Doctoral Candidate Sona Kumar Awarded 2019 NSF Graduate Research Fellowship

Sona Kumar, a doctoral candidate in BU Wheelock’s Applied Human Development program, has been selected as the recipient of a 2019 National Science Foundation (NSF) Graduate Research Fellowship. The Fellowship provides a three-year annual stipend of $34,000 issued over three twelve-month “Fellowship Years.”

Ms. Kumar’s selection as an NSF Graduate Research Fellow is a significant national accomplishment. Her fellowship proposal outlines work which will examine the type of language that parents use when discussing STEM with their children, with a specific focus on discrepancies in between language used when discussing STEM with boys and that which is used when discussing STEM with girls.

Ms. Kumar graduated from Swarthmore College in 2017 with her B.A. in Psychology with a minor in English Literature. Upon her graduation, she spent a year as a lab manager at the Cognitive Development Lab at Wesleyan University. In fall of 2018, Ms. Kumar began the Ph.D. program in Applied Human Development at BU Wheelock.

“Broadly, my work is motivated by the fact that there is an underrepresentation of women in STEM fields” says Ms. Kumar. “Even though  in school women are often outperforming men in STEM subjects, when you get to higher education there are way fewer women doing STEM than men.  So, I was really interested in why this is happening and in thinking developmentally about how this discrepancy came to be. I really started to think about kids and the messages they’re receiving about who can be a scientist.”

When asked about how this research could be applied, Ms. Kumar says that she wants to develop an intervention for parents that could help modify their language when they talk about STEM opportunities with their kids. “In this day and age, parents are not consciously discouraging their girls from participating in STEM” notes Ms. Kumar.“The explicit language is all pro-science, but we all have biases that impact how we talk and what we choose to talk about. These biases can emerge in parenting with boys versus girls. I think there’s an opportunity here to work on changing the language that we use to encourage girls to participate in STEM.”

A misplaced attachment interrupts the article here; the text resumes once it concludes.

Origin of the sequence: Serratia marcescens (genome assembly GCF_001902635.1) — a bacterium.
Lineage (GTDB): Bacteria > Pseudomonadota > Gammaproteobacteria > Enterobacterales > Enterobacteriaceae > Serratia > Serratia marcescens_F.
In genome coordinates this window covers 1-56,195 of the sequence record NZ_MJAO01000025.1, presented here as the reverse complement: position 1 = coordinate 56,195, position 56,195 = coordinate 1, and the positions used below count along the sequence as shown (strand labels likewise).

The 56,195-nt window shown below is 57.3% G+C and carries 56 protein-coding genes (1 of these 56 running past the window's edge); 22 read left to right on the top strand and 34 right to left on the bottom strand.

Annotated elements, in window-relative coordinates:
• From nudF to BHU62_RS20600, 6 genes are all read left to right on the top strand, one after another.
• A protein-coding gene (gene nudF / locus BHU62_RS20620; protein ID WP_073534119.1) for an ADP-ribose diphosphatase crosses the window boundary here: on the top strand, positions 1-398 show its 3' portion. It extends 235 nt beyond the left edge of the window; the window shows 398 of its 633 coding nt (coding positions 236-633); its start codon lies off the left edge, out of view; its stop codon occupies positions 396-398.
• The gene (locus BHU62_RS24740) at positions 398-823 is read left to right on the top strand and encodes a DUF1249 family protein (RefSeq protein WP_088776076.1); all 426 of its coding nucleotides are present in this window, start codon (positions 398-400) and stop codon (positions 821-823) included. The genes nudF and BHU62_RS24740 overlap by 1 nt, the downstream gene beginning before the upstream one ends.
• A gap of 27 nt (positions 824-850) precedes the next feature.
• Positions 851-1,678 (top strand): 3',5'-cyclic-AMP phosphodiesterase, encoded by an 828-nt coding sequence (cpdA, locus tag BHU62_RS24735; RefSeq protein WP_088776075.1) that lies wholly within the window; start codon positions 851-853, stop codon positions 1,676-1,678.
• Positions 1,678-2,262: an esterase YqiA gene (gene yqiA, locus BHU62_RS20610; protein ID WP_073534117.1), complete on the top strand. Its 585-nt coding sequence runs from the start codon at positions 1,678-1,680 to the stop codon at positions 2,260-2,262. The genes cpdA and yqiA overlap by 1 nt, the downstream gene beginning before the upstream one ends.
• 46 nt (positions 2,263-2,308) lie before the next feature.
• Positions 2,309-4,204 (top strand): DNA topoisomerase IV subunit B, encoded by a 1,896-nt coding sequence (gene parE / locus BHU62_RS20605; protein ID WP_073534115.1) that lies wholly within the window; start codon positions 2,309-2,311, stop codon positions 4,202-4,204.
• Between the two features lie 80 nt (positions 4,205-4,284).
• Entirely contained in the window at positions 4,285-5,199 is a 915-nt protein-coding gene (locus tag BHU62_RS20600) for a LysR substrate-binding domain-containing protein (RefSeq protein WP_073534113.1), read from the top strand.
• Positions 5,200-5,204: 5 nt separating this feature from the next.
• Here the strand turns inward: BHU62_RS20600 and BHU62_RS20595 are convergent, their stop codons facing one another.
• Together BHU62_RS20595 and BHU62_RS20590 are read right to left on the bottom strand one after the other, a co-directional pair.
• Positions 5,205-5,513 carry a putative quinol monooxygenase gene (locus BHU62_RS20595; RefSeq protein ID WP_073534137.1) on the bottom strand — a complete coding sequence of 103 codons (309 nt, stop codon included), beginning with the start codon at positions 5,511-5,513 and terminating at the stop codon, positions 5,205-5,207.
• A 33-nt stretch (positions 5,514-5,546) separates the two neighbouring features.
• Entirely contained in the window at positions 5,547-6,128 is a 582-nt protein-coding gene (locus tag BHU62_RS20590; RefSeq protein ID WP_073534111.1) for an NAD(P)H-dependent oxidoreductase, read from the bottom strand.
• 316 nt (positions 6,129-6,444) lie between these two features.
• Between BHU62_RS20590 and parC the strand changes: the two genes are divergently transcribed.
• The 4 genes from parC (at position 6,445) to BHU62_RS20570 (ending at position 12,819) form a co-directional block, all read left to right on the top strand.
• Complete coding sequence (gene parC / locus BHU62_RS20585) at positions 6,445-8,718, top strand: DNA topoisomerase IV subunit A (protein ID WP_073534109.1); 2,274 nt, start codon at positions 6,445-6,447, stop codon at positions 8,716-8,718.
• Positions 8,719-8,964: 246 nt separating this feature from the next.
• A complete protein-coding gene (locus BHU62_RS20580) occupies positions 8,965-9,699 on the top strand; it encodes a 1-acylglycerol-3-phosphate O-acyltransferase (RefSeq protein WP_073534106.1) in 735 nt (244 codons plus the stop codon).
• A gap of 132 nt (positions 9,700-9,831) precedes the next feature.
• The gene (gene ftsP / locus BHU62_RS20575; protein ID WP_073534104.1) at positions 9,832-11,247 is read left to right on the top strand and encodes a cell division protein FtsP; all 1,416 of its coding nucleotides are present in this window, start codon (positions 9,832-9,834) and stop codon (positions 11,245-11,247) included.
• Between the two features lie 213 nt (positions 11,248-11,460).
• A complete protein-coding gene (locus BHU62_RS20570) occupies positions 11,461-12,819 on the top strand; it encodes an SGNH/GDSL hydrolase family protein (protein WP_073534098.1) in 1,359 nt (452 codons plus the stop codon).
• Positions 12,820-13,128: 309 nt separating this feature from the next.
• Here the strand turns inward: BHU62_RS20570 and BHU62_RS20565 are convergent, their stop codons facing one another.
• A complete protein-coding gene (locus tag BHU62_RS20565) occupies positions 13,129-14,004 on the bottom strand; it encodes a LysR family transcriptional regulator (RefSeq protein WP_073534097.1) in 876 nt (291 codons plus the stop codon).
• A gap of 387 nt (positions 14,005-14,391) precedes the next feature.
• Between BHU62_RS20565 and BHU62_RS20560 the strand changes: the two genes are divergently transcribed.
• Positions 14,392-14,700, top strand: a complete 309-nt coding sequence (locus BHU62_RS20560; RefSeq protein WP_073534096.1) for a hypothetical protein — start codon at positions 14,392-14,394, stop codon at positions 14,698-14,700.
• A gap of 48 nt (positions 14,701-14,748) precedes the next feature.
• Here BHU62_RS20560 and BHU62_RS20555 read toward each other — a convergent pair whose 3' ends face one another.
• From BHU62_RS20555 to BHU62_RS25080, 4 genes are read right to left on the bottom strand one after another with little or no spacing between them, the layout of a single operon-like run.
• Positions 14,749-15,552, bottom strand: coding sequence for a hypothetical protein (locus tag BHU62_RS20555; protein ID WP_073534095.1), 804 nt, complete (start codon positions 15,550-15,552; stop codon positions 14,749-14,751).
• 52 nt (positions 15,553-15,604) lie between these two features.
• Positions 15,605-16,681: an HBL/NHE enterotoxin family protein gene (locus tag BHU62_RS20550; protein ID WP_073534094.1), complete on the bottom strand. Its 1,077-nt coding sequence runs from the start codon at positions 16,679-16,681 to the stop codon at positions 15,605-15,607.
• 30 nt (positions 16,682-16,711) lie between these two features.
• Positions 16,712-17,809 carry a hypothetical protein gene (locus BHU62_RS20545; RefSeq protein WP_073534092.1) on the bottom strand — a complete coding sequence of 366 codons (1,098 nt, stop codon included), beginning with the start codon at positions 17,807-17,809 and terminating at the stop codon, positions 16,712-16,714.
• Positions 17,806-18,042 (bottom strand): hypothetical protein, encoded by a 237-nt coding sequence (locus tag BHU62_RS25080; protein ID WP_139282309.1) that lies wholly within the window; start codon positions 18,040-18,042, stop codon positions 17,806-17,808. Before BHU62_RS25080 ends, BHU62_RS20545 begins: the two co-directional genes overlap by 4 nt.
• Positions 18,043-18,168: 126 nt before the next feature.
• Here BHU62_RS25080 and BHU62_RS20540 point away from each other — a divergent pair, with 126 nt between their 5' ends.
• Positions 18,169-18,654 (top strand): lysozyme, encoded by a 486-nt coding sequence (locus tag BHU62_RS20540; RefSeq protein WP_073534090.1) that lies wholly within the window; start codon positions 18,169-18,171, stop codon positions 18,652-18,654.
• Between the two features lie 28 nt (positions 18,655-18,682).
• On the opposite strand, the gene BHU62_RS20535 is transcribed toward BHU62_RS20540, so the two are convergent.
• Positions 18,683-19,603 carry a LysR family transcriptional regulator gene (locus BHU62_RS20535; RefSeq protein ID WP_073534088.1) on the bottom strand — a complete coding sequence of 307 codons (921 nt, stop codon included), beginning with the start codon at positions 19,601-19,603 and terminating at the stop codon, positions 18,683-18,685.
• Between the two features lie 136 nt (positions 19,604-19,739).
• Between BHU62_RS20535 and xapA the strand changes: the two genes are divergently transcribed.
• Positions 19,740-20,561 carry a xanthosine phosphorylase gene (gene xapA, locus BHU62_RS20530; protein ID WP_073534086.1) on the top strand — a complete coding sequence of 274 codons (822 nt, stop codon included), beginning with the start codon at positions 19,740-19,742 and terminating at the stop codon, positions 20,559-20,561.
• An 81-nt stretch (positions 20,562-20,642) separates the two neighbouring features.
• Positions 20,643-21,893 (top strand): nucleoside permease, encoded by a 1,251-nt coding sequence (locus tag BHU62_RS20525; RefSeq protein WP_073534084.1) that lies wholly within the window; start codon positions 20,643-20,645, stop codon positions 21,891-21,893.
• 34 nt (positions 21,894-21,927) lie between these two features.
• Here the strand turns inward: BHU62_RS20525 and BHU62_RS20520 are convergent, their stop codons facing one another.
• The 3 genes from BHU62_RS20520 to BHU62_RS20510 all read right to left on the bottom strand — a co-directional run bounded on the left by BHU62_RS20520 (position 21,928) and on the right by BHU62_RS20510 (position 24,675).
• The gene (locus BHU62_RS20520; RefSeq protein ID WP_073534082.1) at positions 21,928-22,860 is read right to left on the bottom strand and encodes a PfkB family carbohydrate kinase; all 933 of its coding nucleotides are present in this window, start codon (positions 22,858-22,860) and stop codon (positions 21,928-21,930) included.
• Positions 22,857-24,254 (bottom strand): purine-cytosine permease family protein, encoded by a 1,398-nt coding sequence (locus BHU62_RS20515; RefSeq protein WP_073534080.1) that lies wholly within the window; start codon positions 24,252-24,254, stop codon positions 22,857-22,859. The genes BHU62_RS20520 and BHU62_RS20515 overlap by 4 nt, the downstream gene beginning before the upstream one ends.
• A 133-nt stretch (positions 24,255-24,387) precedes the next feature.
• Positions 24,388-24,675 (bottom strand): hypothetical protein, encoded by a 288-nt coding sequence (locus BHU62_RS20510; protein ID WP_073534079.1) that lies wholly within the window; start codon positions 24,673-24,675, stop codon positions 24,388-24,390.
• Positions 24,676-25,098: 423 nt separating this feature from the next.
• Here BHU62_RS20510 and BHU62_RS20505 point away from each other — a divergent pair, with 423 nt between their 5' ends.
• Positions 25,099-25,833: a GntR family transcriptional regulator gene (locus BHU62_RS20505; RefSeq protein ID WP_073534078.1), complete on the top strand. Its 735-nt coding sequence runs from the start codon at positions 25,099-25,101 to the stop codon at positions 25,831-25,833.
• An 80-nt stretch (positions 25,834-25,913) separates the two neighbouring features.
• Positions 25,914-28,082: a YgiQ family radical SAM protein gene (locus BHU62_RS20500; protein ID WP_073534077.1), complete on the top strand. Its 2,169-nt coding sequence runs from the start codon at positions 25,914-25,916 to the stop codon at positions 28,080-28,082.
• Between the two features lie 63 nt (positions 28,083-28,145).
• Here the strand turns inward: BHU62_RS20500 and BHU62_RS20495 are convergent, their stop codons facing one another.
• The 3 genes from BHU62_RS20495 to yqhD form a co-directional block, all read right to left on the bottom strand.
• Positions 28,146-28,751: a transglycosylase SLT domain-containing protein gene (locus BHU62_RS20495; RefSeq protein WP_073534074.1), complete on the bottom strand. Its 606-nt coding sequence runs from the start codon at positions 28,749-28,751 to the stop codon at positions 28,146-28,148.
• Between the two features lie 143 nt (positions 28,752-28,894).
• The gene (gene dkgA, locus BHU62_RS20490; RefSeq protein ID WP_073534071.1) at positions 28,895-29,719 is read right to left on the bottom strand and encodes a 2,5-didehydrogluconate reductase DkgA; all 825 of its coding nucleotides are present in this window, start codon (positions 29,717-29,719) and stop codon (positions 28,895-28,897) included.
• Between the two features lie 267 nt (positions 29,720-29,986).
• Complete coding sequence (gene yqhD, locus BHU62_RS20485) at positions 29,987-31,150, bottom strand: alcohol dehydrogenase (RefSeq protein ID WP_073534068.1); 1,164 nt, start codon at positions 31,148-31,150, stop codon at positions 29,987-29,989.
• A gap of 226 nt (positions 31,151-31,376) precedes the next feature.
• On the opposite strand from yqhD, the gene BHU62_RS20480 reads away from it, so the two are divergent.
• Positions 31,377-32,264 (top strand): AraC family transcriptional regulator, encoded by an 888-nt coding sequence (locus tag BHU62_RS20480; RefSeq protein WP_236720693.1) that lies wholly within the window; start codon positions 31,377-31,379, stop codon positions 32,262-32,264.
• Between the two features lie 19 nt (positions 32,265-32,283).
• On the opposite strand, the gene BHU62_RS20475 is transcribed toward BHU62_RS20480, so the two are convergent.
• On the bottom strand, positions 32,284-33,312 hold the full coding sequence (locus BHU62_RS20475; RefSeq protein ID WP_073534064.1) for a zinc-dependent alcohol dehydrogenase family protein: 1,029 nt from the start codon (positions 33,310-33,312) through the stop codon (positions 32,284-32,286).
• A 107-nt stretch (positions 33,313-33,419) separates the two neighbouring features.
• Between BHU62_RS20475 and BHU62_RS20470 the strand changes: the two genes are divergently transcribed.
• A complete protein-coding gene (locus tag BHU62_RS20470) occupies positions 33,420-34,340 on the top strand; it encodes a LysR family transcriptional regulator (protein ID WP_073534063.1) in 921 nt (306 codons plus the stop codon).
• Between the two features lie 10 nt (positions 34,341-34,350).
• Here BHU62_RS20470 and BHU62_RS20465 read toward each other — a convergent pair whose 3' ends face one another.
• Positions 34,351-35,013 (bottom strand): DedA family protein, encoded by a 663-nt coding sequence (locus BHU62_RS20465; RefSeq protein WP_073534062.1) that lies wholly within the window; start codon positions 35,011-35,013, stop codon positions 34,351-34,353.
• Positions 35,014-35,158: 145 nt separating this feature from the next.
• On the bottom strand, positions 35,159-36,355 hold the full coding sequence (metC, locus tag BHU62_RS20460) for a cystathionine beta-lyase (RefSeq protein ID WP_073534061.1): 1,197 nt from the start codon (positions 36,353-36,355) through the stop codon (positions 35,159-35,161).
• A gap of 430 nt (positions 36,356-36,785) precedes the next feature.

Ms. Kumar is enthusiastic about this work and extremely grateful to her graduate advisor, Dr. Kathleen Corriveau. “I couldn’t have done this with without Kathleen’s guidance and support” says Ms. Kumar. “She put this grant on my radar and gave me feedback throughout the process. I’ve never done anything like this before and it was amazing for her to give me so much of her time.”

Dr. Corriveau is equally enthusiastic about this and offers words of congratulations. “Sona has demonstrated strong potential to make a lasting impact in the field of education, as well as in developmental science” says Dr. Corriveau. “Sona’s research on how children’s attention to subtle differences in adult language to ultimately reduce STEM gender inequities is extremely timely and important. It directly aligns with NSF’s focus on broadening representation in STEM through diversity and inclusion. Moreover, her strong desire to focus on how parents and teachers can foster these skills in early learners should serve as a blueprint for future targeted interventions.”

We’re proud to call Sona Kumar a member of our community, and look forward to reporting further on the research that this Fellowship will enable her to conduct!

Grace Hagerty